As one who I feel has at least a cursory knowledge of both sides of the gun control issue, I offer my humble opinion of the situation and the seemingly implacable positions that have been taken up by each.
In the first place, I will not deal with the fringe elements of either camp here, as I feel that it is unproductive and you cannot reason with anybody who doesn’t have the ability to see at least a modicum of both sides of an argument, but just to the – hopefully – reasonable folks who really want to address the unreasonable amount of gun violence that brutalizes our nation.
Okay, a few words to those of you who approach this many-sided conundrum from a pie in the sky, idealistic direction.
If you were able to confiscate everything that fires a projectile short of an air rifle, you will, BY NO MEANS, do away with violence in America, because the violent will always find a way to do violence with whatever weapon at hand.
For instance, there have been almost forty-thousand knife attacks in the UK and Wales the first six months of 2018, and for a nation that has not allowed private gun ownership in many years, there were 2,544 cases of gun crime in London from April 2016-April 2017, according to BBC. And there have been almost twenty-five hundred gun crimes in London in this year alone.
I know everybody has heard the old phrase, “when you outlaw guns, only outlaws will have guns.” I know, I know, it’s been overused and misused, but stop and consider it for a moment.
Is there anybody foolish enough to think that, even if all law-abiding citizens would honestly and voluntarily turn over every firearm they own that the violent gangs, street thugs, psychopaths and anti-American political fanatics would surrender theirs?
Can you disarm the Mexican drug cartels, organized crime or ferret out the groups of insurrectionists like the ones David Koresh led to their deaths in Waco Texas a few years ago?
I also understand and sympathize with the apprehensions of the honest gun owners in America who keep guns for sport and protection and who fervently and rightfully believe that their rights to do so are protected by the Second Amendment of the Constitution.
But the Second Amendment goes a step farther than just sport shooting and personal protection. It was amended to the Constitution by men who had just stood up to and defeated a foreign and oppressive country who tried to annex America, make it a vassal nation to the British crown, to conceive and enforce our laws, and take away our individual rights and sovereignty.
So, the Second Amendment intends for American citizens to be able to defend themselves from oppression, terrorism and invasion.
It was said that a famous Japanese Admiral was asked, after the destruction of our Pacific Naval fleet at Pearl Harbor, why Japan would not land troops on the West Coast of America and invade?
His answer, “Because there would be a rifle behind every blade of grass.”
With the laxity of our immigration policies and the porous conditions of our southern border, there is a near certainty there are sleeper cells of Islamic terrorists in our country, and should they decide to take it to the streets, if all guns were confiscated, what would we fend them off with, water pistols?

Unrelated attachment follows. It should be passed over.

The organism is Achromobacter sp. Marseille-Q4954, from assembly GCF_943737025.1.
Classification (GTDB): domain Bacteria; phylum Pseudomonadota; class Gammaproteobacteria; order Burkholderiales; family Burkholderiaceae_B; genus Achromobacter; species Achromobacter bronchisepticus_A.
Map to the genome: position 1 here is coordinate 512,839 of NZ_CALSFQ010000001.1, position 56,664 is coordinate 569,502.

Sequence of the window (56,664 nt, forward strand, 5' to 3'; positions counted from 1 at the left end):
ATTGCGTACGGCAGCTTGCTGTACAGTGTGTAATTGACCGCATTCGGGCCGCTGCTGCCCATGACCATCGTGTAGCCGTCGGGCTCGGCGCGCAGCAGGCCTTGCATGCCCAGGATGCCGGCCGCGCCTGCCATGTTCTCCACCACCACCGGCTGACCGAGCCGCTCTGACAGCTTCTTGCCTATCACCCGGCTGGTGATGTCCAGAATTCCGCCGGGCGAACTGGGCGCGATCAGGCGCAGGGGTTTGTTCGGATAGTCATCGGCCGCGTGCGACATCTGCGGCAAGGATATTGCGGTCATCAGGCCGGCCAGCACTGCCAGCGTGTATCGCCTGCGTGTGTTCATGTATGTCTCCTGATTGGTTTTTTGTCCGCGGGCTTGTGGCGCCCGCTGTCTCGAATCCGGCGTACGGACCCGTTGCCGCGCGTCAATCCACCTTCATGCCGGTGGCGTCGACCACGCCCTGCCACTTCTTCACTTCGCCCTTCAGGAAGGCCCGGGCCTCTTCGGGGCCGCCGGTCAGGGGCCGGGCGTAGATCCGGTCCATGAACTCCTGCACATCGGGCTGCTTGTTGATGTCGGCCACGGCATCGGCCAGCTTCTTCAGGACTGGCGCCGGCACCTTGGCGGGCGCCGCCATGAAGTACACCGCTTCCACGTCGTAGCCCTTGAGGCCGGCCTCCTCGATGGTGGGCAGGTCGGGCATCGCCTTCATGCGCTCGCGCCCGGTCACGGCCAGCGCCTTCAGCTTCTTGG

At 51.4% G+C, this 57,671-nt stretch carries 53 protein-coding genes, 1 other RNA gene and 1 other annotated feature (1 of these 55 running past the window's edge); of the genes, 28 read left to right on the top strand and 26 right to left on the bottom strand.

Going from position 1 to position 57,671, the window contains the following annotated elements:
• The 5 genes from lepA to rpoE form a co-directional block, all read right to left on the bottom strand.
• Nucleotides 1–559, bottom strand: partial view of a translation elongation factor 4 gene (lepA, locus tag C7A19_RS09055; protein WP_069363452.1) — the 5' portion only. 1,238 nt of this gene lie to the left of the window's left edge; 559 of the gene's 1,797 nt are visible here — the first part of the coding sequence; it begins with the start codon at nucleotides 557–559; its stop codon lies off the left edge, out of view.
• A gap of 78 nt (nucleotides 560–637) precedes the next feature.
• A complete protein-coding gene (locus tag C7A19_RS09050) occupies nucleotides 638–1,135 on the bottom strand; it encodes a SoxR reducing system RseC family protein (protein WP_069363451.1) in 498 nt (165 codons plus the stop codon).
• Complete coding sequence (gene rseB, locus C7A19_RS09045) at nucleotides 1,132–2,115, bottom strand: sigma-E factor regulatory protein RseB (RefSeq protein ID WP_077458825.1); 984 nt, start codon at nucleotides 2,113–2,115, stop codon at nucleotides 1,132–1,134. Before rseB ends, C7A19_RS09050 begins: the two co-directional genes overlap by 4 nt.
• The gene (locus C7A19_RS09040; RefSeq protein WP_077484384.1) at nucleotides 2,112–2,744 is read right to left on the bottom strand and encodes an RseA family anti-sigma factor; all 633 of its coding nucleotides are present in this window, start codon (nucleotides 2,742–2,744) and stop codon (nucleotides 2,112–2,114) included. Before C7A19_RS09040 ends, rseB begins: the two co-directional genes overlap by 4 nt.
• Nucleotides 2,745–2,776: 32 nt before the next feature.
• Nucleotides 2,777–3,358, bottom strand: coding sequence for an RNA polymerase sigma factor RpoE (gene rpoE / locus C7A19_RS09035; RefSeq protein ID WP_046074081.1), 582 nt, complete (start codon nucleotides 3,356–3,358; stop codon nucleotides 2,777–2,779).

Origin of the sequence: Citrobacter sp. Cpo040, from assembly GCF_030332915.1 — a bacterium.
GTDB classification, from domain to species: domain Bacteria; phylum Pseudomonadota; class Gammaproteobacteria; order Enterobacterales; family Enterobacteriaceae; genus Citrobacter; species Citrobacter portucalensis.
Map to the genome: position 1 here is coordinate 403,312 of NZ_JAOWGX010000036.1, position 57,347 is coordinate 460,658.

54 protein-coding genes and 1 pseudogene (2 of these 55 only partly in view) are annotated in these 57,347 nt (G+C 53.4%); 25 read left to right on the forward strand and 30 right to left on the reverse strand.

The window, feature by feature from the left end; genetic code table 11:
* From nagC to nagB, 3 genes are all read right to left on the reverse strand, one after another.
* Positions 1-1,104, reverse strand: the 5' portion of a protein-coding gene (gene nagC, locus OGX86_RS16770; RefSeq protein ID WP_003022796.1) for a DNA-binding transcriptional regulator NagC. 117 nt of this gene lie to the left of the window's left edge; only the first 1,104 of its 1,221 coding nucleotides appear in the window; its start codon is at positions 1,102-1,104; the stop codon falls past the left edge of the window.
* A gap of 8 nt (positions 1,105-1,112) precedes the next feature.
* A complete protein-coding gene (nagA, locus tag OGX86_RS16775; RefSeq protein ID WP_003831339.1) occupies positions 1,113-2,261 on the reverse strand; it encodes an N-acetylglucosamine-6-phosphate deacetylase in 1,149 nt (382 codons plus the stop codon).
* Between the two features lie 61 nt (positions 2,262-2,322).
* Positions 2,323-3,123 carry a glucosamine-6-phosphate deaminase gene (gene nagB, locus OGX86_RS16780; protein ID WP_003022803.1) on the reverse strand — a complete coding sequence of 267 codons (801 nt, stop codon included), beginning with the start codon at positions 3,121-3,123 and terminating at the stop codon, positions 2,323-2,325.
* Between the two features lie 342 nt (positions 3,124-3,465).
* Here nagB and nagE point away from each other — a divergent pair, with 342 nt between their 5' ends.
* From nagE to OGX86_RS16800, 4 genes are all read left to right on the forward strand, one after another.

The other side of the coin, and the reticence of legal gun owners to even discuss anything that smacks of gun control is simple, distrust of government and their “give ‘em an inch and they’ll take a mile” overkill, and the fact that most of them know about as much about guns as a hog knows about an airplane.
So, how do these two seemingly intransigent groups ever even have a civilized conversation about our gun problems?
First of all, “gun control” is a misnomer, because in reality, it’s not the gun, but the person holding it that has to be controlled. And that involves opening a very complicated, convoluted and controversial can of creepy crawly things, involving civil rights and a large gaggle of ACLU lawyers.
In my opinion, the first thing that needs to be done is for the two sides to find some common ground, which is a foregone conclusion because what everybody wants is to keep guns out of the hands of people who would use them to hurt and kill innocent people.
Actually, the big problem is a series of smaller problems, and it should be dealt with individually.
Basically, a lot of the problems could be solved by enforcing laws that already exist.
Unscrupulous and illegal gun dealers need to be dealt with, and that’s a good starting place, to put sharper teeth in current laws, shut these people down and get them off the street.
Eliminate the ability of “straw buyers” who buy guns and pass them along illegally, as is the case in the Obama-Holder “Fast and Furious” debacle.
Harden security at our schools by whatever measures it takes to keep children safe, and if this requires armed personnel and metal detectors, so be it.
I know I have just scraped the tip of a very large iceberg here, but at least it gives us something to think about.
As a lifetime member of the NRA, and a legal gun owner all my adult life, I believe that all reasonable interested parties would be glad to see a civilized and reasonable dialogue started on this most pressing issue.
What do you think?
Pray for our troops our police and the peace of Jerusalem.
God Bless America
— Charlie Daniels
Charlie Daniels is a legendary American singer, song writer, guitarist, and fiddler famous for his contributions to country and southern rock music. Daniels has been active as a singer since the early 1950s. He was inducted into the Grand Ole Opry on January 24, 2008.